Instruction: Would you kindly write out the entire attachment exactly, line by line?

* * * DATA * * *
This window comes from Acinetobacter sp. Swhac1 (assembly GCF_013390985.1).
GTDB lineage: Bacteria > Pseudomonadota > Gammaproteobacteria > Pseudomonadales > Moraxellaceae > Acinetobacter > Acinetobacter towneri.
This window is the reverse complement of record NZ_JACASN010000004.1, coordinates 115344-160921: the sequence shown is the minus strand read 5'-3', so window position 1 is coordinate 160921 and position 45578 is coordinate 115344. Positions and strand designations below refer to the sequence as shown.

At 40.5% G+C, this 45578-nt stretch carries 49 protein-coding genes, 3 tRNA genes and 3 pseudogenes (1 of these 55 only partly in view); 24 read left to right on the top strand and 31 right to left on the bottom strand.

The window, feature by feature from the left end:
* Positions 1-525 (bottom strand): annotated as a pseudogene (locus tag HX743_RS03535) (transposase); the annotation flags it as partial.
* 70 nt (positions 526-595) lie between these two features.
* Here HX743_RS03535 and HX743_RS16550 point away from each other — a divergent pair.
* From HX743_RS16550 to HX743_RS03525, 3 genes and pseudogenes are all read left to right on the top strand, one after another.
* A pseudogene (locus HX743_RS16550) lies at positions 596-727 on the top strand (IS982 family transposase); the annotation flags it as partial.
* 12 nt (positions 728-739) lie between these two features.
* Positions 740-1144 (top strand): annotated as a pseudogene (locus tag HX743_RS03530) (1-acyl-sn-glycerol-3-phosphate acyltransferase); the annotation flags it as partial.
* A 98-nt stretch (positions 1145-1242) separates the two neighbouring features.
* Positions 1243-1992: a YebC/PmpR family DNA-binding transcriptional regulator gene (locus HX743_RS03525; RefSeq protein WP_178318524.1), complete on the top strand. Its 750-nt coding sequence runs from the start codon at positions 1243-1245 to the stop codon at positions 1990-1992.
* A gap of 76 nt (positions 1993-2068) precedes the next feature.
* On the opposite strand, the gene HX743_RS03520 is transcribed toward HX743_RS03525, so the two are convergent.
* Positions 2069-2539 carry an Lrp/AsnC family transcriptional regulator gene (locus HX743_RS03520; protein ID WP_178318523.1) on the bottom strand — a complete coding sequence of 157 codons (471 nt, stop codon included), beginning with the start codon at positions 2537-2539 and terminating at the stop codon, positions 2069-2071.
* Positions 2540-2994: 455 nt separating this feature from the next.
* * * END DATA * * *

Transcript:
This window comes from Acinetobacter sp. Swhac1 (assembly GCF_013390985.1).
GTDB lineage: Bacteria > Pseudomonadota > Gammaproteobacteria > Pseudomonadales > Moraxellaceae > Acinetobacter > Acinetobacter towneri.
This window is the reverse complement of record NZ_JACASN010000004.1, coordinates 115344-160921: the sequence shown is the minus strand read 5'-3', so window position 1 is coordinate 160921 and position 45578 is coordinate 115344. Positions and strand designations below refer to the sequence as shown.

At 40.5% G+C, this 45578-nt stretch carries 49 protein-coding genes, 3 tRNA genes and 3 pseudogenes (1 of these 55 only partly in view); 24 read left to right on the top strand and 31 right to left on the bottom strand.

The window, feature by feature from the left end:
* Positions 1-525 (bottom strand): annotated as a pseudogene (locus tag HX743_RS03535) (transposase); the annotation flags it as partial.
* 70 nt (positions 526-595) lie between these two features.
* Here HX743_RS03535 and HX743_RS16550 point away from each other — a divergent pair.
* From HX743_RS16550 to HX743_RS03525, 3 genes and pseudogenes are all read left to right on the top strand, one after another.
* A pseudogene (locus HX743_RS16550) lies at positions 596-727 on the top strand (IS982 family transposase); the annotation flags it as partial.
* 12 nt (positions 728-739) lie between these two features.
* Positions 740-1144 (top strand): annotated as a pseudogene (locus tag HX743_RS03530) (1-acyl-sn-glycerol-3-phosphate acyltransferase); the annotation flags it as partial.
* A 98-nt stretch (positions 1145-1242) separates the two neighbouring features.
* Positions 1243-1992: a YebC/PmpR family DNA-binding transcriptional regulator gene (locus HX743_RS03525; RefSeq protein WP_178318524.1), complete on the top strand. Its 750-nt coding sequence runs from the start codon at positions 1243-1245 to the stop codon at positions 1990-1992.
* A gap of 76 nt (positions 1993-2068) precedes the next feature.
* On the opposite strand, the gene HX743_RS03520 is transcribed toward HX743_RS03525, so the two are convergent.
* Positions 2069-2539 carry an Lrp/AsnC family transcriptional regulator gene (locus HX743_RS03520; protein ID WP_178318523.1) on the bottom strand — a complete coding sequence of 157 codons (471 nt, stop codon included), beginning with the start codon at positions 2537-2539 and terminating at the stop codon, positions 2069-2071.
* Positions 2540-2994: 455 nt separating this feature from the next.